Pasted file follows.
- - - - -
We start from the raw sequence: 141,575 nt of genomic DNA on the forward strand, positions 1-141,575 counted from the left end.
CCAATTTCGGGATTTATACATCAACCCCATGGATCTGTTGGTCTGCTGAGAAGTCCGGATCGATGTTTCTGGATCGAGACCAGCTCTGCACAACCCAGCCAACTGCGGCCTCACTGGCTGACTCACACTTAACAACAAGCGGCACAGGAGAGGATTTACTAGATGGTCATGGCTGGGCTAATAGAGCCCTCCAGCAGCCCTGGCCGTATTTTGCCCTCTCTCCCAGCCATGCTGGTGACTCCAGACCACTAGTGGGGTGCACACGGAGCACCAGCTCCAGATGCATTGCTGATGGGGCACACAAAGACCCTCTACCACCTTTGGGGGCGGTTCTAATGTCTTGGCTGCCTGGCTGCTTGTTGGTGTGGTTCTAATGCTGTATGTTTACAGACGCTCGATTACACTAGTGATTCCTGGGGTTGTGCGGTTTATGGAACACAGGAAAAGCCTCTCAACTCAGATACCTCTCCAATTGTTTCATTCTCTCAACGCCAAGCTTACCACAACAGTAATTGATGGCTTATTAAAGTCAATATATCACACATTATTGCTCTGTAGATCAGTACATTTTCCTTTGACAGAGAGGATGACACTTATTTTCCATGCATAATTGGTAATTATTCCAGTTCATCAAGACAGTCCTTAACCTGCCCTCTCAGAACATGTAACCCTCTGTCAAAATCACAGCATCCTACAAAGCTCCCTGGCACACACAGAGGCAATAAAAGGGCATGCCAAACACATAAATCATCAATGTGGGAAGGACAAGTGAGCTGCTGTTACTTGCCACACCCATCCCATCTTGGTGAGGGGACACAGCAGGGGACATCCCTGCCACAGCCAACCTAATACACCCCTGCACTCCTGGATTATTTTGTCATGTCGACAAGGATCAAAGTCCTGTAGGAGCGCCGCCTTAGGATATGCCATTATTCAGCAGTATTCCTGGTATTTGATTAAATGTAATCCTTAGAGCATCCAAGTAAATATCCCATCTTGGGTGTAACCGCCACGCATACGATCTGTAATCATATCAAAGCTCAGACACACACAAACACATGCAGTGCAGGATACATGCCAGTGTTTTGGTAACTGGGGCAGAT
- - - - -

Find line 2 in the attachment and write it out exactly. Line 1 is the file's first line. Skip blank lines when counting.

CCAATTTCGGGATTTATACATCAACCCCATGGATCTGTTGGTCTGCTGAGAAGTCCGGATCGATGTTTCTGGATCGAGACCAGCTCTGCACAACCCAGCCAACTGCGGCCTCACTGGCTGACTCACACTTAACAACAAGCGGCACAGGAGAGGATTTACTAGATGGTCATGGCTGGGCTAATAGAGCCCTCCAGCAGCCCTGGCCGTATTTTGCCCTCTCTCCCAGCCATGCTGGTGACTCCAGACCACTAGTGGGGTGCACACGGAGCACCAGCTCCAGATGCATTGCTGATGGGGCACACAAAGACCCTCTACCACCTTTGGGGGCGGTTCTAATGTCTTGGCTGCCTGGCTGCTTGTTGGTGTGGTTCTAATGCTGTATGTTTACAGACGCTCGATTACACTAGTGATTCCTGGGGTTGTGCGGTTTATGGAACACAGGAAAAGCCTCTCAACTCAGATACCTCTCCAATTGTTTCATTCTCTCAACGCCAAGCTTACCACAACAGTAATTGATGGCTTATTAAAGTCAATATATCACACATTATTGCTCTGTAGATCAGTACATTTTCCTTTGACAGAGAGGATGACACTTATTTTCCATGCATAATTGGTAATTATTCCAGTTCATCAAGACAGTCCTTAACCTGCCCTCTCAGAACATGTAACCCTCTGTCAAAATCACAGCATCCTACAAAGCTCCCTGGCACACACAGAGGCAATAAAAGGGCATGCCAAACACATAAATCATCAATGTGGGAAGGACAAGTGAGCTGCTGTTACTTGCCACACCCATCCCATCTTGGTGAGGGGACACAGCAGGGGACATCCCTGCCACAGCCAACCTAATACACCCCTGCACTCCTGGATTATTTTGTCATGTCGACAAGGATCAAAGTCCTGTAGGAGCGCCGCCTTAGGATATGCCATTATTCAGCAGTATTCCTGGTATTTGATTAAATGTAATCCTTAGAGCATCCAAGTAAATATCCCATCTTGGGTGTAACCGCCACGCATACGATCTGTAATCATATCAAAGCTCAGACACACACAAACACATGCAGTGCAGGATACATGCCAGTGTTTTGGTAACTGGGGCAGAT